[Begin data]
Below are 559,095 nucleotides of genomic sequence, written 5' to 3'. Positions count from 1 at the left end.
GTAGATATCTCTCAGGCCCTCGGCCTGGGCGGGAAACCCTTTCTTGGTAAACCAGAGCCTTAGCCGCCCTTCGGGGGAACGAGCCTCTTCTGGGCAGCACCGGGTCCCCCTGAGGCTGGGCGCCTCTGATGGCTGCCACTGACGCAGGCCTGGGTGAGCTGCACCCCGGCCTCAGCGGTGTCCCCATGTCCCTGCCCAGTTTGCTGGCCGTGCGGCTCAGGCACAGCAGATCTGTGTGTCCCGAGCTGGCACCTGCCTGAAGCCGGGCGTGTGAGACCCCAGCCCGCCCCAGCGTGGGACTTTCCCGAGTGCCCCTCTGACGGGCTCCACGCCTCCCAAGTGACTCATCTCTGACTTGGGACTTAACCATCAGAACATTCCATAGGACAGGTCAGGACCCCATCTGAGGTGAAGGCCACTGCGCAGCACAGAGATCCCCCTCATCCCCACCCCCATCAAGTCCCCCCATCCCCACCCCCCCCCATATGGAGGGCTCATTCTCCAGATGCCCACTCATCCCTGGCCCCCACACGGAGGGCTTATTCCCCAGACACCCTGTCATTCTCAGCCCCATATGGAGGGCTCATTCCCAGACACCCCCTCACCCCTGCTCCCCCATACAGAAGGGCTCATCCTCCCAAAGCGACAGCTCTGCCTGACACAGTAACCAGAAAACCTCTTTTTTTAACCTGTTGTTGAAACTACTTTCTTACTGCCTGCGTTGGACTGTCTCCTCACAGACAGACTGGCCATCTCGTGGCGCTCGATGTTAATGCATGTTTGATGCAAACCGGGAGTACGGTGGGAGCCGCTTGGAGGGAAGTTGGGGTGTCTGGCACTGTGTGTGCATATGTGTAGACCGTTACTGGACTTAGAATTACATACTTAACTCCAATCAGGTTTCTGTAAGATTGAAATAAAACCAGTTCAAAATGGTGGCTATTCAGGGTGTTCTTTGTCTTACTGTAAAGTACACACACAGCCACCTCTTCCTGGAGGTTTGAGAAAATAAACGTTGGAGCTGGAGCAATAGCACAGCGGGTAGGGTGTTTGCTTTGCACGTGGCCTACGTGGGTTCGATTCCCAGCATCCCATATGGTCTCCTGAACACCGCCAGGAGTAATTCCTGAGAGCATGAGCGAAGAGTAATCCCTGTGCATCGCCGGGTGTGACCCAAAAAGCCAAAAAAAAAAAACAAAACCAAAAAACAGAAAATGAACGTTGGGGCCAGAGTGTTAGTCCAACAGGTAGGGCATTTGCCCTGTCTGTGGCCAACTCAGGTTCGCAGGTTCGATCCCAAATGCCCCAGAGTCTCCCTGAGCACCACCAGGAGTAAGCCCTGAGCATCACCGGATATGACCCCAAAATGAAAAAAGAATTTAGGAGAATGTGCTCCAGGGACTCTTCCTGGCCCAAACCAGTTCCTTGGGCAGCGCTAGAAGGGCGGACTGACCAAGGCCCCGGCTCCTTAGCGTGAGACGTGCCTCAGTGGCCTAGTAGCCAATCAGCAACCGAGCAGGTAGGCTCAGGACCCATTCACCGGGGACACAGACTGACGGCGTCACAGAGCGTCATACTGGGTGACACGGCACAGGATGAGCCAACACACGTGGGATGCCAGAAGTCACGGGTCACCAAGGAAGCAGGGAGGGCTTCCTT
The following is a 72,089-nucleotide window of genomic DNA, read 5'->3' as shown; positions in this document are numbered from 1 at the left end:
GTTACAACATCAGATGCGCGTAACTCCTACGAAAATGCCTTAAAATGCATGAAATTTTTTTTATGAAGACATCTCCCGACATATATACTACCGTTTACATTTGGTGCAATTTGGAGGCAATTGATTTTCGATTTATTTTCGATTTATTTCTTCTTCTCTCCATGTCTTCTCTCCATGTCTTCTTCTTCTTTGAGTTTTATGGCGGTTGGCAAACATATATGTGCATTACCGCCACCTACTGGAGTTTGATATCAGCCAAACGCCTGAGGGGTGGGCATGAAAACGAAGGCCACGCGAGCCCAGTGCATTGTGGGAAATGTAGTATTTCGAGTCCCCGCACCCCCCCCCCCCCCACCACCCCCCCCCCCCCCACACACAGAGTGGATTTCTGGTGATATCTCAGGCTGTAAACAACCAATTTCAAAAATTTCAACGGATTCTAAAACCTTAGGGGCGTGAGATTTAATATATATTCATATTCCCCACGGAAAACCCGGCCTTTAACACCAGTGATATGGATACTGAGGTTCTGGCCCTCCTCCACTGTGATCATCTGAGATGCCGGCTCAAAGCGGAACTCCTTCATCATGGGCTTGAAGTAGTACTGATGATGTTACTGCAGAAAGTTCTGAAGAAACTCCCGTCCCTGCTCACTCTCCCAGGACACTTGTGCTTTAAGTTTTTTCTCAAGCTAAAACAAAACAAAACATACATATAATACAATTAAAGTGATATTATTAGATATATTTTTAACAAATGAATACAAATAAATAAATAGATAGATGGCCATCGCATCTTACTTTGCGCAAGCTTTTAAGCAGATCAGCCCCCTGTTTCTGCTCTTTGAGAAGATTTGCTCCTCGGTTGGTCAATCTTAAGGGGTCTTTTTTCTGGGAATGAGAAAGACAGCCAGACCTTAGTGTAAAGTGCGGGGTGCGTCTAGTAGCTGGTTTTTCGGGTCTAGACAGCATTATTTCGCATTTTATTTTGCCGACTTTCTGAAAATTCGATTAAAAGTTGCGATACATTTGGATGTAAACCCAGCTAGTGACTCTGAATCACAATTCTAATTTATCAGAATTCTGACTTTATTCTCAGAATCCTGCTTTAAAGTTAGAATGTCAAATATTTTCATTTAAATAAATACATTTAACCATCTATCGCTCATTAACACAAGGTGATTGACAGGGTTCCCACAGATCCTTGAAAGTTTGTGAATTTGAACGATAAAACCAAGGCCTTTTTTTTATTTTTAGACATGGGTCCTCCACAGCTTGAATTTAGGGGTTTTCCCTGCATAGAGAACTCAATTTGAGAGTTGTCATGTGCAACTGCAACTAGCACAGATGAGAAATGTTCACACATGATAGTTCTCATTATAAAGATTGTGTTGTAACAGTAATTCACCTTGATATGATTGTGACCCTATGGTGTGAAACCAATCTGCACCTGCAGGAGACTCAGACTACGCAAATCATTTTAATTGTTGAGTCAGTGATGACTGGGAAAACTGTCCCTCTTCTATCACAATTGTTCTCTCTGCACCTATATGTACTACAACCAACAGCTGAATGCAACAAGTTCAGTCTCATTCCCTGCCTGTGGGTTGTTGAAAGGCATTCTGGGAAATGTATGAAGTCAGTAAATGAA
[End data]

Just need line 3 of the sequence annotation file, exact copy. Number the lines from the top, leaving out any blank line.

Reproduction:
The following is a 72,089-nucleotide window of genomic DNA, read 5'->3' as shown; positions in this document are numbered from 1 at the left end: